`facets`

.¶You want to see more aspects of your data and it's not practcal to use the regular `aesthetics`

approach for that.

`facets`

¶You can add one or more new dimentions to your plot using `faceting`

.

This approach allows you to split up your data by one or more variables and plot the subsets of data together.

In this demo we will explore how various faceting functions work, as well as the built-in `sorting`

and `formatting`

options.

To learn more about formatting templates see: Formatting.

In [1]:

```
%useLatestDescriptors
%use lets-plot
%use krangl
```

In [2]:

```
var data = DataFrame.readCSV("https://raw.githubusercontent.com/JetBrains/lets-plot-kotlin/master/docs/examples/data/mpg2.csv")
data.head(3)
```

Out[2]:

Create a scatter plot to show how `mpg`

is related to a car's `engine horsepower`

.

Also use the `color`

aesthetic to vizualise the region where a car was designed.

In [3]:

```
val p = (letsPlot(data.toMap()) {x="engine horsepower"; y="miles per gallon"} +
geomPoint {color="origin of car"})
p + ggsize(800, 350)
```

Out[3]:

There are two functions for faceting:

- facetGrid()
- facetWrap()

The former creates 2-D matrix of plot panels and latter creates 1-D strip of plot panels.

We'll be using the `number of cylinders`

variable as 1st fatceting variable, and sometimes the `origin of car`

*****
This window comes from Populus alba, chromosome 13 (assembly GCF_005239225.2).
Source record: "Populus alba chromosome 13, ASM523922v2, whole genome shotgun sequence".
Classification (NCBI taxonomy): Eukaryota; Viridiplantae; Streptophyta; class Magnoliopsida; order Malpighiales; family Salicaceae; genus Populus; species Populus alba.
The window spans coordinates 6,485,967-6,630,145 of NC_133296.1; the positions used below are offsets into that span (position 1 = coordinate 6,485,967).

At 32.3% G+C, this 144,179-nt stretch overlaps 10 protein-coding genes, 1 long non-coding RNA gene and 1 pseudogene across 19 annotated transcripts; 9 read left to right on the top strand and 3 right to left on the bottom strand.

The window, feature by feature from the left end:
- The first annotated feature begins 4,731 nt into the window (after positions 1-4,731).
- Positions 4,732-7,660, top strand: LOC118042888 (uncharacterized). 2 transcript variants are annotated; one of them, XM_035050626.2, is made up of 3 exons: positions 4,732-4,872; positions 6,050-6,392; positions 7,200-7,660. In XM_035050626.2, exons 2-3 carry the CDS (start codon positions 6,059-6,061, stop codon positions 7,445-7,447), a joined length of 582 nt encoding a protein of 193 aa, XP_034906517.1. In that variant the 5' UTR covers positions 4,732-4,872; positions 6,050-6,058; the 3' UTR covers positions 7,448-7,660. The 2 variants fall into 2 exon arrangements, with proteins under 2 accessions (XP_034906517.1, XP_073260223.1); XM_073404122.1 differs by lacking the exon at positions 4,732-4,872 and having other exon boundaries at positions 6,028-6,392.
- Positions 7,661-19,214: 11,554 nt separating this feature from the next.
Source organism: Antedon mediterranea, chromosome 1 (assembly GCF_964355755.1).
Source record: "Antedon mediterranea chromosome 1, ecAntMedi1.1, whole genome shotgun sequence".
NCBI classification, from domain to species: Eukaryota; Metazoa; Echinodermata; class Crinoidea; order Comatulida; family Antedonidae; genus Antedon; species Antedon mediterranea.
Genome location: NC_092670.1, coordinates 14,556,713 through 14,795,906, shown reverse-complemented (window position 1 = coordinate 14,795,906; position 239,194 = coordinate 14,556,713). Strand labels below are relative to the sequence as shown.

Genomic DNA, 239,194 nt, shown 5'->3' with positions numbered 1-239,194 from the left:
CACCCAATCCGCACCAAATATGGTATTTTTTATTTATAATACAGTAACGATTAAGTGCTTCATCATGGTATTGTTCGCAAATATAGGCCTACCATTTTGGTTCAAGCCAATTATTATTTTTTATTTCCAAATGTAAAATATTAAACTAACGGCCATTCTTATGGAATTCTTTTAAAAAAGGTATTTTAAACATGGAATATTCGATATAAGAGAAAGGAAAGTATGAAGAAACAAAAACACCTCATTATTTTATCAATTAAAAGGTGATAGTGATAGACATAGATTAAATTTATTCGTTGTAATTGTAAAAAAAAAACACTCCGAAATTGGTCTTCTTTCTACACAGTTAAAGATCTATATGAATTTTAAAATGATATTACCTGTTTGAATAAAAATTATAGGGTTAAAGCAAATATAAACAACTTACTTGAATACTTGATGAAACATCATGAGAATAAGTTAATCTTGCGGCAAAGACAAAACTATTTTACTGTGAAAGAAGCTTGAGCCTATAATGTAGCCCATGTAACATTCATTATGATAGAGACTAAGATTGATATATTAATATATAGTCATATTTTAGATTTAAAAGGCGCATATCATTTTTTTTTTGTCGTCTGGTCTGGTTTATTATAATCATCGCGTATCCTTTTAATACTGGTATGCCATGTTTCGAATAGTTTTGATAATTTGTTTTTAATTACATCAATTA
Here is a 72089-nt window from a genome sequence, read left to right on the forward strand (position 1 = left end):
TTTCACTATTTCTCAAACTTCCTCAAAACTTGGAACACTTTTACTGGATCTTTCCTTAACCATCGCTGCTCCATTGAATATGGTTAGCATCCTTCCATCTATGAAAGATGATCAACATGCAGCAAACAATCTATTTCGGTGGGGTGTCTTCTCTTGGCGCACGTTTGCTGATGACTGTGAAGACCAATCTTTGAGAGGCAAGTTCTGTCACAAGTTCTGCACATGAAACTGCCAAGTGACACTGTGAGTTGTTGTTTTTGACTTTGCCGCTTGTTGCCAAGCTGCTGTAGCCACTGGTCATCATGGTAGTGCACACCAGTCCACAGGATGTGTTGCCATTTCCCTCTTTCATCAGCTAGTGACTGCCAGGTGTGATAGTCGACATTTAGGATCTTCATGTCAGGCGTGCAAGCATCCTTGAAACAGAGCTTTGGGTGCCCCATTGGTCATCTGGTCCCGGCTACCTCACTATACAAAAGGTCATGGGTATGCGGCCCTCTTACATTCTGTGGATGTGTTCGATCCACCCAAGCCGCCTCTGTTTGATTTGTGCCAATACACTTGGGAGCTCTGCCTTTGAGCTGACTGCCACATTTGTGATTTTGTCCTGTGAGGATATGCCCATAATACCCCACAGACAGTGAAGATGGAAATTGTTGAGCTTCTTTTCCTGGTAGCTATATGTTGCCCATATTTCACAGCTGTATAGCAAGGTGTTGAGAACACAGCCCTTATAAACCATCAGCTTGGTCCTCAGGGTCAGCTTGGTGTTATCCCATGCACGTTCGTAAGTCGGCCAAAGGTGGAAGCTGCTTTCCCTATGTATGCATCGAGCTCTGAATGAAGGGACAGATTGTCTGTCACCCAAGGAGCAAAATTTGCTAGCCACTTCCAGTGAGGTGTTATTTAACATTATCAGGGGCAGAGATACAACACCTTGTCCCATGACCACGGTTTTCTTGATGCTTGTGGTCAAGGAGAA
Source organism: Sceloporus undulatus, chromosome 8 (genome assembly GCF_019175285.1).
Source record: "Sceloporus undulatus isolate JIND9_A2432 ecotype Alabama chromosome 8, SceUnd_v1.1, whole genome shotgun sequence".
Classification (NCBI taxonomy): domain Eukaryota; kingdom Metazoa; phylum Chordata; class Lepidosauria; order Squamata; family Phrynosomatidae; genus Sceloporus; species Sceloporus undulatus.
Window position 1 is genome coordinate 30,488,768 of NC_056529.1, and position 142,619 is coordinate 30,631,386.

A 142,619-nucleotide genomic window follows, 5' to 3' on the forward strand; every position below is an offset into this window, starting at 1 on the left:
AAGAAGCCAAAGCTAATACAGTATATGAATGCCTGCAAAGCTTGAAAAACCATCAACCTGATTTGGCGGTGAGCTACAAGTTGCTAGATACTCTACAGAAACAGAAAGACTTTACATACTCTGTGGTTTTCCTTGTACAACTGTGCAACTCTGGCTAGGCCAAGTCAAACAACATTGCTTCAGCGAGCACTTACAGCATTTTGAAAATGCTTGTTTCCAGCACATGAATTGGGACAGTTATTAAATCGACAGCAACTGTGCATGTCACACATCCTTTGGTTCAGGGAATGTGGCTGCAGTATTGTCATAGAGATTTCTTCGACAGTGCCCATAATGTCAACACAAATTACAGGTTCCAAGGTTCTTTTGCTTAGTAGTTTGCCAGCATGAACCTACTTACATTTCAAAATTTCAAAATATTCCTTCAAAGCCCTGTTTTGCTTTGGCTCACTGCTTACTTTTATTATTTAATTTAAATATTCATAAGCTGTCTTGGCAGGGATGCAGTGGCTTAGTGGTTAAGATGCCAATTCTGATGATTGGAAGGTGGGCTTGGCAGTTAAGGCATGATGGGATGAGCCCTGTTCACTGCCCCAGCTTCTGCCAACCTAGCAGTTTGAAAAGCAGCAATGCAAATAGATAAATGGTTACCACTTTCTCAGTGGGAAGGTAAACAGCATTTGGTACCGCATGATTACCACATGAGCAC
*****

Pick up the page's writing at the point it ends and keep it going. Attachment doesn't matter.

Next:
as a 2nd fatceting variable.

The data can be split up by one or two variables that vary on the X and/or Y direction.

Let's split up the data by `number of cylinders`

.

In [4]:

```
p + facetGrid(x="number of cylinders")
```

Out[4]:

Split up the data by two faceting variables: `number of cylinders`

and `origin of car`

.

In [5]:

```
p + facetGrid(x="number of cylinders", y="origin of car")
```

Out[5]:

Apply a formatting template to the `number of cylinders`

and
sort the `origin of car`

values in discending order.

To learn more about formatting templates see: Formatting.

In [6]:

```
p + facetGrid(x="number of cylinders", y="origin of car", xFormat="{d} cyl", yOrder=-1)
```

Out[6]:

The data can be split up by one or more variables.
The panels layout is flexible and controlled by `ncol`

, `nrow`

and `dir`

options.

Split data by the `number of cylinders`

variable and arrange tiles in two rows.

In [7]:

```
p + facetWrap(facets="number of cylinders", nrow=2)
```

Out[7]:

Split data by `origin of car`

and `number of cylinders`

and arrange tiles in 5 columns.

In [8]:

```
p + facetWrap(facets=listOf("origin of car", "number of cylinders"), ncol=5)
```

Out[8]:

Use the `dir`

parameter to arrange tiles by columns, in 3 columns (the default tile arrangment is "by row").

Also, format `number of cylinders`

labels and reverse the sorting direction for this facetting variable.

In [9]:

```
p + facetWrap(facets=listOf("origin of car", "number of cylinders"),
ncol=3,
format=listOf(null, "{} cyl"),
order=listOf(1, -1),
dir="v")
```

Out[9]: